Pope Francis takes on the might of the curia
He makes an unlikely superhero. Mild-mannered and bespectacled, like a septuagenarian Clark Kent, but when he puts on his white cape he is fearless. Not yet two years into his term (reign seems an inappropriate word) Jorge Mario Bergoglio has confronted the rich and powerful.
He has taken on the Mafia, governments and dictators, condemning their excesses in no uncertain terms, and denouncing their indifference to the poor, the weak and the hungry.
But now he has taken on his most fearsome enemy yet – and the confrontation will shape the future of his papacy, and the Catholic Church.
This pope nailed his colours to the mast when he chose Francis as his papal name. It was a declaration of intent.
The rule of St Francis is simple: “To follow the teachings of our lord Jesus Christ, and to walk in his footsteps.” It was radical in the 13th century. It is a revolutionary idea today, particularly for a Church that has lost touch with its purpose and its people.
The pope has used Francis’s rule as the standard by which he measures people, leaders, institutions – and the decisions they make. Many have been found wanting – some shockingly close to the See of Peter.
Last week he turned the spotlight on one of the most entrenched, self-aggrandising and self-absorbed power blocks in the world today. And he did not miss and hit the Sistine Chapel wall.
The curia is the Catholic Church’s equivalent of the Soviet Politburo or the Central Committee of the Chinese Communist Party. It shares with them the distinction of being dominated by conservative old men who quash non-conformity and embrace change with reluctance. Some, no doubt, still believe the Church was hasty apologising to Galileo in 1992 for insisting the earth revolved around the sun.
Since his election, the curia has been blocking the pope’s change agenda. Every time he opens a window, a cardinal jumps up to shut it again. If there are feet to be dragged, the curia will drag them.
Its most brazen move was thwarting reform at the Bishops’ Synod on the Family. Other popes might have played for time, manoeuvred behind the scenes, and tried another tack. But this pope – 78 years old – does not have time on his side, and he knows it.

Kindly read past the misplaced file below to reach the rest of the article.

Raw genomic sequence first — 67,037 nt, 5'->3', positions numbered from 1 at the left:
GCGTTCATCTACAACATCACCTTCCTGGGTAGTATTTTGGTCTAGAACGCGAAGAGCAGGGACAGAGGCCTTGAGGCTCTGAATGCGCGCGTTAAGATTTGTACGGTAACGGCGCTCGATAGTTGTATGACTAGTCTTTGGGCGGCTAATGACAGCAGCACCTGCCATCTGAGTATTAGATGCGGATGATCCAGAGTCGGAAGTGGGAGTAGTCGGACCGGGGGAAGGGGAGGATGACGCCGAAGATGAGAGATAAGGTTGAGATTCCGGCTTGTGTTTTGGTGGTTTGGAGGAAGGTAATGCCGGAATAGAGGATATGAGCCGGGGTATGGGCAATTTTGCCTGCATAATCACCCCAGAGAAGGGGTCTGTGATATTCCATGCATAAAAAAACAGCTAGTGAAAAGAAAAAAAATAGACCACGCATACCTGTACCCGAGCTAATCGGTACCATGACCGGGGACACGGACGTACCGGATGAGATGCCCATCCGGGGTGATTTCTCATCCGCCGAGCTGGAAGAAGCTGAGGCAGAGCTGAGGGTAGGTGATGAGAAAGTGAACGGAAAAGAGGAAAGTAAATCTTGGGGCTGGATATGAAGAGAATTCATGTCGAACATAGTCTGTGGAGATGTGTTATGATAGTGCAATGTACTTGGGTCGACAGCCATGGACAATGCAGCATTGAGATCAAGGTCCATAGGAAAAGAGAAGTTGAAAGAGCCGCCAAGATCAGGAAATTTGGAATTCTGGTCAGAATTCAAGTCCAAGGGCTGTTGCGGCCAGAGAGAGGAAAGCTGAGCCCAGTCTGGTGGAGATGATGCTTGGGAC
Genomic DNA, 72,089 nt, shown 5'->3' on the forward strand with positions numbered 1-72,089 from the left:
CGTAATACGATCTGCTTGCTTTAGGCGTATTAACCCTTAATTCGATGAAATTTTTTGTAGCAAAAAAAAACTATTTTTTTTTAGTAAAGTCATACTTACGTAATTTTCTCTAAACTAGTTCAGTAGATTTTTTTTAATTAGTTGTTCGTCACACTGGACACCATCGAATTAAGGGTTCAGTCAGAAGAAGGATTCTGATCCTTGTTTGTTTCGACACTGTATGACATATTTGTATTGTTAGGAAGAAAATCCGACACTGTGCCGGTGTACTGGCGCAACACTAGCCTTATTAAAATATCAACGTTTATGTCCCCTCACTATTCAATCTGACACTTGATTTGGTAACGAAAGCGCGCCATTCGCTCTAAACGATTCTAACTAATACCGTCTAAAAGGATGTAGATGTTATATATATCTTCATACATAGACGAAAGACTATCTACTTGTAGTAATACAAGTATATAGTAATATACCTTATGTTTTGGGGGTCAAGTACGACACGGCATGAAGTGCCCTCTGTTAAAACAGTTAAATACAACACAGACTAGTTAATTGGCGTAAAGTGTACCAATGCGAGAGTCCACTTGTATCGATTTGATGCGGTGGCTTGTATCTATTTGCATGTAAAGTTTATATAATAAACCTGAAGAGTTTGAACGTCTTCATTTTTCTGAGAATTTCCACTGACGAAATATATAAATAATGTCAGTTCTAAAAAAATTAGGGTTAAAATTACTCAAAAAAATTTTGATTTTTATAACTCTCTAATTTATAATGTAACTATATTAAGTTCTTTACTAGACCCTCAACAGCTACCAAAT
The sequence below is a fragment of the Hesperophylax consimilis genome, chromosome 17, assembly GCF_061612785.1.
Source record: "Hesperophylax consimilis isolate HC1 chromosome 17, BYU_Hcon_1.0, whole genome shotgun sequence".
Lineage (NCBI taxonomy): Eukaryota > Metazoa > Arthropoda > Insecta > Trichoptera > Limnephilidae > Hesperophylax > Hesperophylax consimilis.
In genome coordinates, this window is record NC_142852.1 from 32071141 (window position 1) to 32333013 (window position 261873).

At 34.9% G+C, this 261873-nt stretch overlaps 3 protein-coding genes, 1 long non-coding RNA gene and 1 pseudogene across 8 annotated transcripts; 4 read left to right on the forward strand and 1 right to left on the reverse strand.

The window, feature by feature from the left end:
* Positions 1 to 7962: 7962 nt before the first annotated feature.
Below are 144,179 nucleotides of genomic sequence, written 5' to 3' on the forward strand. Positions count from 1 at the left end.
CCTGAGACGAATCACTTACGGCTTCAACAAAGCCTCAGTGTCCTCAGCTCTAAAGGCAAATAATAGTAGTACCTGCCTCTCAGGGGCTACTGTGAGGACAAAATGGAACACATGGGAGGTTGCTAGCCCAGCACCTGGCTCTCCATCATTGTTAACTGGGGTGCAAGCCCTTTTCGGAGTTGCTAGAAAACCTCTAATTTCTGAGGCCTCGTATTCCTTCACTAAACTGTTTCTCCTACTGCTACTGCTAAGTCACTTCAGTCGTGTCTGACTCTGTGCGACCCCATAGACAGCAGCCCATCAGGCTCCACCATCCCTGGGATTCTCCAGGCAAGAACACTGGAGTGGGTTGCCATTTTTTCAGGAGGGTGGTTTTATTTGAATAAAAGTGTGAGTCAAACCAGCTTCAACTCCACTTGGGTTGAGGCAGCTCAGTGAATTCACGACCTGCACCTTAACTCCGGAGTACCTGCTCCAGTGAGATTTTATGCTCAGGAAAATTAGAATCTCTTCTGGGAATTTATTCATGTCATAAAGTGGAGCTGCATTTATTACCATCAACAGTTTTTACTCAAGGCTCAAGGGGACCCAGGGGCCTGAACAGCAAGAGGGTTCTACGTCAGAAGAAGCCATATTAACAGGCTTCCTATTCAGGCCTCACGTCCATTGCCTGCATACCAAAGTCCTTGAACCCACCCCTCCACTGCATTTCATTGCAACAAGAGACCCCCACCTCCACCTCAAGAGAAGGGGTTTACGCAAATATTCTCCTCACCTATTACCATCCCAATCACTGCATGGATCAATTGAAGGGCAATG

Deciding attack is the best form of defence, he has laid into the curia and its wicked ways, in a speech both shocking and audacious.
The Church has not been short of critics, and it has denounced them. But when the pope joins the critics, you know something is seriously wrong.
His words were somewhat overshadowed by the shopping, partying and unbridled hedonism that marked last week’s festival of Saturnalia (the revival of an ancient Roman feast that now replaces Christmas).
It’s worth revisiting what he said.
The pope listed 15 “ailments” – enough to suggest the curia should be on life support. Perhaps the most devastating was that it was suffering from “spiritual Alzheimer’s”.
He said: “We see it in the people who have forgotten their encounter with the Lord … in those who depend completely on their here and now, on their passions, whims and manias; in those who build walls around themselves, and become enslaved to the idols that they have built with their own hands.”
“Spiritually and mentally hardened,” he accused the curia of lacking coordination and trying to thwart “the freedom of the Holy Spirit”.
The pope sees clerics who are boastful and jockeying for position: men (yes they are all men) worrying over their appearance, the colour of their vestments and their titles.
He attacks the sickness of “those who live a double life… losing contact with reality.” And he condemns the “terrorism of gossip”, and the sickness of sycophancy. Hoping for advancement, clerics “honour people who are not God”. And he talks of a Church whose leaders are indifferent to others, and who take “joy in seeing another fall”.
The curia promotes a Church of “theatrical severity and sterile pessimism”, forming a closed circle that seeks to be stronger than the Church itself, men who “insatiably try to multiply their powers”. This the pope described as “a cancer that threatens the harmony of the body”.
It had to be said: tough love and all that.
The risk for Pope Francis is that the old guard – the enemy within – will bide their time and wait for regime change. The danger for the Church is that they will succeed.
- This article appeared in The Irish News on December 30 2014